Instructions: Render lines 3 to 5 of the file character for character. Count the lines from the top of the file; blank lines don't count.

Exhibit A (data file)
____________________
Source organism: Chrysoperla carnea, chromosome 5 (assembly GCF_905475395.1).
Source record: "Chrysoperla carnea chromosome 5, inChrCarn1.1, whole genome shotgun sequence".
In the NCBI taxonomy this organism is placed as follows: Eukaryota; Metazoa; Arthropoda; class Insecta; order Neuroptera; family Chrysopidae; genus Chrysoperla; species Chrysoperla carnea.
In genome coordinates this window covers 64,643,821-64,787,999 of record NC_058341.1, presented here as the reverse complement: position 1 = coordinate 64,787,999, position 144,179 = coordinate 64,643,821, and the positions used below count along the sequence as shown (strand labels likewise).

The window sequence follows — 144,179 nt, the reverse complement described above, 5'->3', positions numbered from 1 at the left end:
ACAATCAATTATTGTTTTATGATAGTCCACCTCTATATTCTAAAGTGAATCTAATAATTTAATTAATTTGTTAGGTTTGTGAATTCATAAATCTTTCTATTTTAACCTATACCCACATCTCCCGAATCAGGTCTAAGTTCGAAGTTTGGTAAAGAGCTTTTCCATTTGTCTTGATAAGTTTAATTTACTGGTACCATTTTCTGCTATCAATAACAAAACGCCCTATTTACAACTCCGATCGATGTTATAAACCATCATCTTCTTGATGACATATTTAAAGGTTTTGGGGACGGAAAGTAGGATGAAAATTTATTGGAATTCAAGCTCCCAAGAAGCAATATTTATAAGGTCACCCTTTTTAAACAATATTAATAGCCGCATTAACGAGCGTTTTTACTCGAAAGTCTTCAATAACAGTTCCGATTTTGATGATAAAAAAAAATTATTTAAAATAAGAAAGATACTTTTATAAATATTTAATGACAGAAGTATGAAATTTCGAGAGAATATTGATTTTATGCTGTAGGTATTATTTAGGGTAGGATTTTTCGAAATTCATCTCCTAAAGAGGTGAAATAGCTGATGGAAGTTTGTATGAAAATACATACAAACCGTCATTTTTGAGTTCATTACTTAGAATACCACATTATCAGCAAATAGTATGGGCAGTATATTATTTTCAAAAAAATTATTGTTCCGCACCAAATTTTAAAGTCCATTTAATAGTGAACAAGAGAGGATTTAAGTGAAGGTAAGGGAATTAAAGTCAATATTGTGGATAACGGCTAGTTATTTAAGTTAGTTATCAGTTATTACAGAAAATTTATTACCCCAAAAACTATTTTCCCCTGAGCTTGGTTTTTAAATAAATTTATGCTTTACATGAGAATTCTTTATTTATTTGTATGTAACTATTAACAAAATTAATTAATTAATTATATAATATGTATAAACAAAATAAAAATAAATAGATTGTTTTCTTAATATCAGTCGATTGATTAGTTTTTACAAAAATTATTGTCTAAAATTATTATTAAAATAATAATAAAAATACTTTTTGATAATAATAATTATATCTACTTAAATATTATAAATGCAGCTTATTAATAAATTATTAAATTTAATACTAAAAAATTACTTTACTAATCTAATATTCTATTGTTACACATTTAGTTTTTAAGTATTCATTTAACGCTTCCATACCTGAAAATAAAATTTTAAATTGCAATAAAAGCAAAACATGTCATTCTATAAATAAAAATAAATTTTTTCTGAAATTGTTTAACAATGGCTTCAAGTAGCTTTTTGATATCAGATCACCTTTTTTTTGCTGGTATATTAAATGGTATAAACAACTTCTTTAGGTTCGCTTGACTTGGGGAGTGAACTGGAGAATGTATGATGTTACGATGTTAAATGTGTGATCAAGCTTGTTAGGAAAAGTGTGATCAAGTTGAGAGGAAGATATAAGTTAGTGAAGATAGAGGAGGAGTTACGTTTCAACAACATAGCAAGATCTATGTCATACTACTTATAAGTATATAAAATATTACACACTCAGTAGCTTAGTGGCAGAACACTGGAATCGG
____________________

In the NCBI taxonomy this organism is placed as follows: Eukaryota; Metazoa; Arthropoda; class Insecta; order Neuroptera; family Chrysopidae; genus Chrysoperla; species Chrysoperla carnea.
In genome coordinates this window covers 64,643,821-64,787,999 of record NC_058341.1, presented here as the reverse complement: position 1 = coordinate 64,787,999, position 144,179 = coordinate 64,643,821, and the positions used below count along the sequence as shown (strand labels likewise).

The window sequence follows — 144,179 nt, the reverse complement described above, 5'->3', positions numbered from 1 at the left end: